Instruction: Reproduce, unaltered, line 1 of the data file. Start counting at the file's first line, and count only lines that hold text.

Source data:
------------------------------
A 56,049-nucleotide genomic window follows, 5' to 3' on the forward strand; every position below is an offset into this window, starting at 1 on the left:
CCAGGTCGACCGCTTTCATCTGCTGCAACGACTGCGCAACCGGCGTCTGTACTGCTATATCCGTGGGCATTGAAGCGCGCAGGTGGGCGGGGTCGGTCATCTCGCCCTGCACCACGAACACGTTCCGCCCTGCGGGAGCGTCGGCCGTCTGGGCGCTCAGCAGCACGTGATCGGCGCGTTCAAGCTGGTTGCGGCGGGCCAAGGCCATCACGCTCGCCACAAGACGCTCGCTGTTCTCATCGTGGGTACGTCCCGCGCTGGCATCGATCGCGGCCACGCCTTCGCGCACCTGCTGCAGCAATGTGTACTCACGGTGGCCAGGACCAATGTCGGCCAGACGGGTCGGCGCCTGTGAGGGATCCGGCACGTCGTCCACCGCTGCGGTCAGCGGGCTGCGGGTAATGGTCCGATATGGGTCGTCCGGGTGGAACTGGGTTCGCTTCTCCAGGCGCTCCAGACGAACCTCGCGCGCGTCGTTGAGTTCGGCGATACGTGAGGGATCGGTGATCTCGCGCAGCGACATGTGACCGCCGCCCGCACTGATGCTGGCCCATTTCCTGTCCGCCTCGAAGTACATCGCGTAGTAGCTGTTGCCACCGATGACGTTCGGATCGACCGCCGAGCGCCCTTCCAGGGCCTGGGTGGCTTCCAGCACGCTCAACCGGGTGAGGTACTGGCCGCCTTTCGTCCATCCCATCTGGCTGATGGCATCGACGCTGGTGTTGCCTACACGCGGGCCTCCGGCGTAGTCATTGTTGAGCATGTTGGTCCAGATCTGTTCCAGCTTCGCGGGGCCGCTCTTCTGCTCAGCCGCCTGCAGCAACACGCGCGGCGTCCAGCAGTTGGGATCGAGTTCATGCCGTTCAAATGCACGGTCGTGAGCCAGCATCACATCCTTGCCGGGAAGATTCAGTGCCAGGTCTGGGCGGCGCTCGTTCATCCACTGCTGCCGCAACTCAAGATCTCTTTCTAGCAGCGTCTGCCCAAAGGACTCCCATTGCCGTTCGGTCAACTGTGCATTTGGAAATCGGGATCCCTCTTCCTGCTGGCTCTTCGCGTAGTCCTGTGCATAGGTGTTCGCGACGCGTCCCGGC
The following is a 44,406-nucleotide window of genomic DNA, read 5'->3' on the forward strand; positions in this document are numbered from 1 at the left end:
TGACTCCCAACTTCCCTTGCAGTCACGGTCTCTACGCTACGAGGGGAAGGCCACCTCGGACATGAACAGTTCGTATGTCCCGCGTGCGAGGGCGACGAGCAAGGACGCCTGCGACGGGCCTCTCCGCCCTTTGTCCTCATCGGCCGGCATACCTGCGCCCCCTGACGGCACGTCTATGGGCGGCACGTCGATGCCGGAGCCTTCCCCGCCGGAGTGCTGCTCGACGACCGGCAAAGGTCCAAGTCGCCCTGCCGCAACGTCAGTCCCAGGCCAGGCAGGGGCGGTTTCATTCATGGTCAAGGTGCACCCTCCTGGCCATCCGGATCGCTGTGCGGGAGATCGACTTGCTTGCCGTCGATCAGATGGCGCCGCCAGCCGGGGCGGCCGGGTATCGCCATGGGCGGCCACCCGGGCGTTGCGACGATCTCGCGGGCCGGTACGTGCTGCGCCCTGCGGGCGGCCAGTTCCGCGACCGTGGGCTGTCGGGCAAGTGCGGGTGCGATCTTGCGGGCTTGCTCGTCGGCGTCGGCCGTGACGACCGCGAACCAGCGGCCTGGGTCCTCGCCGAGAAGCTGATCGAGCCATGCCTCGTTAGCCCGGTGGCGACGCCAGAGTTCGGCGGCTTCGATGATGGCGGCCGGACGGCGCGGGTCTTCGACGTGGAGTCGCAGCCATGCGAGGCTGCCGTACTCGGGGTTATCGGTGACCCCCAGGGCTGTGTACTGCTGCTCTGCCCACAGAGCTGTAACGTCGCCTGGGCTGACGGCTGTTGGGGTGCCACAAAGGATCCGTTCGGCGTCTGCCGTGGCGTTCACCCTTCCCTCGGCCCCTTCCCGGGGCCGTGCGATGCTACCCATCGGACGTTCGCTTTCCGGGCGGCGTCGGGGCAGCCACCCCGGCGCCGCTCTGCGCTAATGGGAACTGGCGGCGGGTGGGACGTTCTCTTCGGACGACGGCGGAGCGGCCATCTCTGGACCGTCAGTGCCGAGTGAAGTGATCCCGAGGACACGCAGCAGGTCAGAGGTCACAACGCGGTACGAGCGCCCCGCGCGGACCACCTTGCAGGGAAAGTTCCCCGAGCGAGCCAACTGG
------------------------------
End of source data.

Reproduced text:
A 56,049-nucleotide genomic window follows, 5' to 3' on the forward strand; every position below is an offset into this window, starting at 1 on the left: